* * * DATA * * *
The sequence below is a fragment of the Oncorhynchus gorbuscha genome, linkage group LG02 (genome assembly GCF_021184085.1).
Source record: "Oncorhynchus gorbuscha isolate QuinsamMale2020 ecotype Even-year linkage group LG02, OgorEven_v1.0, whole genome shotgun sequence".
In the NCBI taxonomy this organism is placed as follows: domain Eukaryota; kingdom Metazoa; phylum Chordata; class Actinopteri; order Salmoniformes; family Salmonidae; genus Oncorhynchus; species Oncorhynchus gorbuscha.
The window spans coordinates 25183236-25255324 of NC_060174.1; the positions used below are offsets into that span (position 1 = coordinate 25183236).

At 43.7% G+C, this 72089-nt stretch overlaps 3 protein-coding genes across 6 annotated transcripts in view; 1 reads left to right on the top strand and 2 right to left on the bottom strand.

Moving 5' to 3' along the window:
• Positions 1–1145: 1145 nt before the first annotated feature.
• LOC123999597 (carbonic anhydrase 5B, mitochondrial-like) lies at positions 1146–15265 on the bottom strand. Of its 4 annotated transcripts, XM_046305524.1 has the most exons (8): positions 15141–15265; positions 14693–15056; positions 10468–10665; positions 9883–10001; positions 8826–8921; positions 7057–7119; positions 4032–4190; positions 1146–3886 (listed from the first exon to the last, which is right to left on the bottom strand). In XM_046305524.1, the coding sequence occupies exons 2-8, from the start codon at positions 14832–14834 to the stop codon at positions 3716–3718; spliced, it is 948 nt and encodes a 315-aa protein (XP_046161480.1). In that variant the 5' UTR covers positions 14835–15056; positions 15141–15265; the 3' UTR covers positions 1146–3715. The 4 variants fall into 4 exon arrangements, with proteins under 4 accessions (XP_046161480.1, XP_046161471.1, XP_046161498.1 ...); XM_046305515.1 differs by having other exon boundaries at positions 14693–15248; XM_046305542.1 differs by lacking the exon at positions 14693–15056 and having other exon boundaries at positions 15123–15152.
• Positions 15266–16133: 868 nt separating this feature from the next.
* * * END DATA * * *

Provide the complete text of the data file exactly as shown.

The sequence below is a fragment of the Oncorhynchus gorbuscha genome, linkage group LG02 (genome assembly GCF_021184085.1).
Source record: "Oncorhynchus gorbuscha isolate QuinsamMale2020 ecotype Even-year linkage group LG02, OgorEven_v1.0, whole genome shotgun sequence".
In the NCBI taxonomy this organism is placed as follows: domain Eukaryota; kingdom Metazoa; phylum Chordata; class Actinopteri; order Salmoniformes; family Salmonidae; genus Oncorhynchus; species Oncorhynchus gorbuscha.
The window spans coordinates 25183236-25255324 of NC_060174.1; the positions used below are offsets into that span (position 1 = coordinate 25183236).

At 43.7% G+C, this 72089-nt stretch overlaps 3 protein-coding genes across 6 annotated transcripts in view; 1 reads left to right on the top strand and 2 right to left on the bottom strand.

Moving 5' to 3' along the window:
• Positions 1–1145: 1145 nt before the first annotated feature.
• LOC123999597 (carbonic anhydrase 5B, mitochondrial-like) lies at positions 1146–15265 on the bottom strand. Of its 4 annotated transcripts, XM_046305524.1 has the most exons (8): positions 15141–15265; positions 14693–15056; positions 10468–10665; positions 9883–10001; positions 8826–8921; positions 7057–7119; positions 4032–4190; positions 1146–3886 (listed from the first exon to the last, which is right to left on the bottom strand). In XM_046305524.1, the coding sequence occupies exons 2-8, from the start codon at positions 14832–14834 to the stop codon at positions 3716–3718; spliced, it is 948 nt and encodes a 315-aa protein (XP_046161480.1). In that variant the 5' UTR covers positions 14835–15056; positions 15141–15265; the 3' UTR covers positions 1146–3715. The 4 variants fall into 4 exon arrangements, with proteins under 4 accessions (XP_046161480.1, XP_046161471.1, XP_046161498.1 ...); XM_046305515.1 differs by having other exon boundaries at positions 14693–15248; XM_046305542.1 differs by lacking the exon at positions 14693–15056 and having other exon boundaries at positions 15123–15152.
• Positions 15266–16133: 868 nt separating this feature from the next.